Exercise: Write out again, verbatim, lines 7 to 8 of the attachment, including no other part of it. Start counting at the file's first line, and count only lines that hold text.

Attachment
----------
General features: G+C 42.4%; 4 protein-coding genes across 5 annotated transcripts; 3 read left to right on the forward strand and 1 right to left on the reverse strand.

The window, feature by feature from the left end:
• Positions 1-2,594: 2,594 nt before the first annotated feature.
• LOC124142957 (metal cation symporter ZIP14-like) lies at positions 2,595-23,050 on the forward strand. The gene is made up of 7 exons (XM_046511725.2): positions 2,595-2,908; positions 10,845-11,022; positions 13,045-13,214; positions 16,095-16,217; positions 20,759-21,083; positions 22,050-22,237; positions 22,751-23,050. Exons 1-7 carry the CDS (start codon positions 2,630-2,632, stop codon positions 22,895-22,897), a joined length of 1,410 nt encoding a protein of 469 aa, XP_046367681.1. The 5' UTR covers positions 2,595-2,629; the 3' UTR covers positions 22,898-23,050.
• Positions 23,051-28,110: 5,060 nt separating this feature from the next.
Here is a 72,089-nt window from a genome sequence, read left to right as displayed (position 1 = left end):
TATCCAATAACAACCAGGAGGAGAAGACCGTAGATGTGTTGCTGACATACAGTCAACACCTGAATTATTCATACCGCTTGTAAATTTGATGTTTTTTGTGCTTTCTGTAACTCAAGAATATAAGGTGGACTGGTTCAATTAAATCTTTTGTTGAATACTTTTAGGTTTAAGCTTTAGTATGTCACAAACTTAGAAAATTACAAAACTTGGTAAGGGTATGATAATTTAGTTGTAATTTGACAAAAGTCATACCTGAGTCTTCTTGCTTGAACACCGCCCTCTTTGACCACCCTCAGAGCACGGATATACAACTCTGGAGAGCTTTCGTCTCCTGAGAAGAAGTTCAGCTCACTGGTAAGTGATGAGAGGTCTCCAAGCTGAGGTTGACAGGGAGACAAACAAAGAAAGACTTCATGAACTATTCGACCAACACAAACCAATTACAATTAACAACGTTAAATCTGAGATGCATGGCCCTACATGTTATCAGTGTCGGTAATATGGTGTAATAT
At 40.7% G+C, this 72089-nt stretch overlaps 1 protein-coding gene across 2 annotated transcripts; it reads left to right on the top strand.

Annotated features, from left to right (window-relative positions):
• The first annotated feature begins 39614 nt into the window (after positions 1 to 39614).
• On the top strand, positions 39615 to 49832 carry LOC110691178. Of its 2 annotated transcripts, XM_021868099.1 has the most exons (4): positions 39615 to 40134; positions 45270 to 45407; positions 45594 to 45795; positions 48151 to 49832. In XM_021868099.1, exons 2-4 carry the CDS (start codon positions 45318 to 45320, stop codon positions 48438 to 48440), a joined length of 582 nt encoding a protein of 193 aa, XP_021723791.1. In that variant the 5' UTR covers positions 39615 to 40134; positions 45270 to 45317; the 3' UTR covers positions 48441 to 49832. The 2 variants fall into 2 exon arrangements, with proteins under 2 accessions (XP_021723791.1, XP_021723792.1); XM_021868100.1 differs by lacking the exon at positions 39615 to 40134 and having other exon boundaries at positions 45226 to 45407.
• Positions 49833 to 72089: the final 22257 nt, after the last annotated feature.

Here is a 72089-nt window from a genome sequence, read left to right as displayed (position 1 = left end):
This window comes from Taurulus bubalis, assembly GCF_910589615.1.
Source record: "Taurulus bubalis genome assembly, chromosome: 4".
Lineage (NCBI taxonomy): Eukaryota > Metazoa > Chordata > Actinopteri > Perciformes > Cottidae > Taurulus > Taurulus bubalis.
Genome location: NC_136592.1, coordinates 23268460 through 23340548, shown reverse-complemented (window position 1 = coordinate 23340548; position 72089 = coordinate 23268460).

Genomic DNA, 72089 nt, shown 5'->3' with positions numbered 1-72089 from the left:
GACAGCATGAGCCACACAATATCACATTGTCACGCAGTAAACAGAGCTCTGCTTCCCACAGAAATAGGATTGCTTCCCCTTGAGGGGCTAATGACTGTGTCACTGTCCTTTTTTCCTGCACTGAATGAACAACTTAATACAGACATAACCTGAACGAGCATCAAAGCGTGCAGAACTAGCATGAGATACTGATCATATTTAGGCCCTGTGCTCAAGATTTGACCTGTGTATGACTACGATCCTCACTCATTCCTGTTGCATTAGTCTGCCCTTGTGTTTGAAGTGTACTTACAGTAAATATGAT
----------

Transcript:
TATCCAATAACAACCAGGAGGAGAAGACCGTAGATGTGTTGCTGACATACAGTCAACACCTGAATTATTCATACCGCTTGTAAATTTGATGTTTTTTGTGCTTTCTGTAACTCAAGAATATAAGGTGGACTGGTTCAATTAAATCTTTTGTTGAATACTTTTAGGTTTAAGCTTTAGTATGTCACAAACTTAGAAAATTACAAAACTTGGTAAGGGTATGATAATTTAGTTGTAATTTGACAAAAGTCATACCTGAGTCTTCTTGCTTGAACACCGCCCTCTTTGACCACCCTCAGAGCACGGATATACAACTCTGGAGAGCTTTCGTCTCCTGAGAAGAAGTTCAGCTCACTGGTAAGTGATGAGAGGTCTCCAAGCTGAGGTTGACAGGGAGACAAACAAAGAAAGACTTCATGAACTATTCGACCAACACAAACCAATTACAATTAACAACGTTAAATCTGAGATGCATGGCCCTACATGTTATCAGTGTCGGTAATATGGTGTAATAT
At 40.7% G+C, this 72089-nt stretch overlaps 1 protein-coding gene across 2 annotated transcripts; it reads left to right on the top strand.